<![CDATA[Burpee Community - ]]> http://www.burpee.com/community/discussion/591/insecticide en-US Burpee //d1l316k04n1hna.cloudfront.net/static/images/burpee-favicon.png 16 16 Burpee http://www.burpee.com/community/ <![CDATA[Re: Insecticide]]> http://www.burpee.com/community/discussion/591/insecticide?commentid=1775 First you need to know what you are treating against before you can decide what to use. Once you have a problem you can aher how to solve it, or google how to fix it organically. You don't really want to treat for something you don't have. If you wanted to try to prevent cut worms on your plants and ask that question I am sure you will get lots of different ideas. Some people will say to put a milk carton collar around your transplant, I use a piece of PVC, because I can reuse it every year. 

http://www.burpee.com/community/discussion/591/insecticide?commentid=1775 March 31, 2013
April 13, 2013 April 13, 2013 <![CDATA[Re: Insecticide]]> http://www.burpee.com/community/discussion/591/insecticide?commentid=1818 Hi

I was just talking to my friend about an hour ago about this.  She said she had a bush attacked by aphids and she bought ladybugs.... She said it works. 

http://www.burpee.com/community/discussion/591/insecticide?commentid=1818 April 13, 2013
<![CDATA[Re: Insecticide]]> http://www.burpee.com/community/discussion/591/insecticide?commentid=1822 There are two attacks to use for pests - preventative and responsive. For instance cut worms love new seedlings, so a tube around the seedlings helps to avoid that problem (inner tube from a bathroom tissue rolls or kitchen town roll work well). Cabbage moths/insects zoom in as soon as you put little cabbage plants into the ground so a light cover when you plant these helps to prevent that happening.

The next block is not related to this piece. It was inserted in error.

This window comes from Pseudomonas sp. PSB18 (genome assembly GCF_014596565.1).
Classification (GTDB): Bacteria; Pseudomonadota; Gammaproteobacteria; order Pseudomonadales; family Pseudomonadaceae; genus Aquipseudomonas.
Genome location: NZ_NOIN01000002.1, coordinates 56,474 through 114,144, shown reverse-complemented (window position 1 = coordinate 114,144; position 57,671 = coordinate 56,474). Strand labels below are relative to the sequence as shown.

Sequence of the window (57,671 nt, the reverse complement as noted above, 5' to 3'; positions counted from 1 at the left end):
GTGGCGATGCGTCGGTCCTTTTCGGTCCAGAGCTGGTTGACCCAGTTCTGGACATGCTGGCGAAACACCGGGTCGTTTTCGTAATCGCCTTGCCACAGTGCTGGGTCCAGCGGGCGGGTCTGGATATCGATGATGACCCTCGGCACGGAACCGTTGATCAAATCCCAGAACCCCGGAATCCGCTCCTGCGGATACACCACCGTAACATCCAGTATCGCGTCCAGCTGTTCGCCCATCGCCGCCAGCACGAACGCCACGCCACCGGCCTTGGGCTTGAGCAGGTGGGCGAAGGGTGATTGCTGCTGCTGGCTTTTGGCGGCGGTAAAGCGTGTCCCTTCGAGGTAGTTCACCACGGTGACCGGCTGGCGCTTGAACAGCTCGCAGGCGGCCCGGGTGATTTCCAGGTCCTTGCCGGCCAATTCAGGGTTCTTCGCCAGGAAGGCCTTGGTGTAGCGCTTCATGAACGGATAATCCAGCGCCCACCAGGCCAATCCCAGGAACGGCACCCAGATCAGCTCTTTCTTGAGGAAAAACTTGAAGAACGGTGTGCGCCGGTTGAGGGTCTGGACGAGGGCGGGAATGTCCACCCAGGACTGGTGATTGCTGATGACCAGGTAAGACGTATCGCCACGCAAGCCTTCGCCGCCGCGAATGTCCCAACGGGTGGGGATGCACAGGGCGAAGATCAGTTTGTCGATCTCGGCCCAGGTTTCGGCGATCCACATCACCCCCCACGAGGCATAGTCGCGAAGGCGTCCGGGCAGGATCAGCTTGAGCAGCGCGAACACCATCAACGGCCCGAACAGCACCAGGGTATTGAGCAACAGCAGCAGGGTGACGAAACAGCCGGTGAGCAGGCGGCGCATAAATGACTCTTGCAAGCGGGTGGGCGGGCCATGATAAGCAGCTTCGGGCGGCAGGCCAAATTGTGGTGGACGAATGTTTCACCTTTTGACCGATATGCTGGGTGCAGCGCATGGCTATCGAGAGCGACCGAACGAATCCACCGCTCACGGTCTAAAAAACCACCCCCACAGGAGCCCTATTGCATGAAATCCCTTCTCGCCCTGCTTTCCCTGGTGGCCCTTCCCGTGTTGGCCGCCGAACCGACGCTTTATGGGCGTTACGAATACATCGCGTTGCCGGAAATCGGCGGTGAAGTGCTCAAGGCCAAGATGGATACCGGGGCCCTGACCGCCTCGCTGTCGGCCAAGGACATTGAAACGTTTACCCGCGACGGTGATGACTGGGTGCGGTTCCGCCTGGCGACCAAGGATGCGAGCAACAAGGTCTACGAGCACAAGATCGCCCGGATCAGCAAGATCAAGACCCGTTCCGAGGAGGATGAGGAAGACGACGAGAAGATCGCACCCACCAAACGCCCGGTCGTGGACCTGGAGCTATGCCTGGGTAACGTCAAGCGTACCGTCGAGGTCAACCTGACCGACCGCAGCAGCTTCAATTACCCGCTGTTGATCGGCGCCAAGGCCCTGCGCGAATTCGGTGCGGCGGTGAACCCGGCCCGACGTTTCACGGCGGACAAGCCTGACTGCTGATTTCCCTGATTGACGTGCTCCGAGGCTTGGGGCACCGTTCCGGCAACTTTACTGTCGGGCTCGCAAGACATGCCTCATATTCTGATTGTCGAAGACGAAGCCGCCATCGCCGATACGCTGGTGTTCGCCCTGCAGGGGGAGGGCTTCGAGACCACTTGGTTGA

If you do find an issue - take the time to find out what it is and assess how much damage you can absorb. A monarch butterfly caterpiller on one plant is worth leaving, hormworms on tomato plants is not. Bigger things like bean beetles etc can be hand picked. Aphids etc can be dislodged with a strong stream of water but sometimes you really need a spray - for little insects anyway. There are several on the market that are based on oils from herbs and fruits that you can use. If you want the spray to be totally organic look for the OMRI tag on it, but many are basically natural even though they are not labeled for organic certification.

http://www.burpee.com/community/discussion/591/insecticide?commentid=1822 April 17, 2013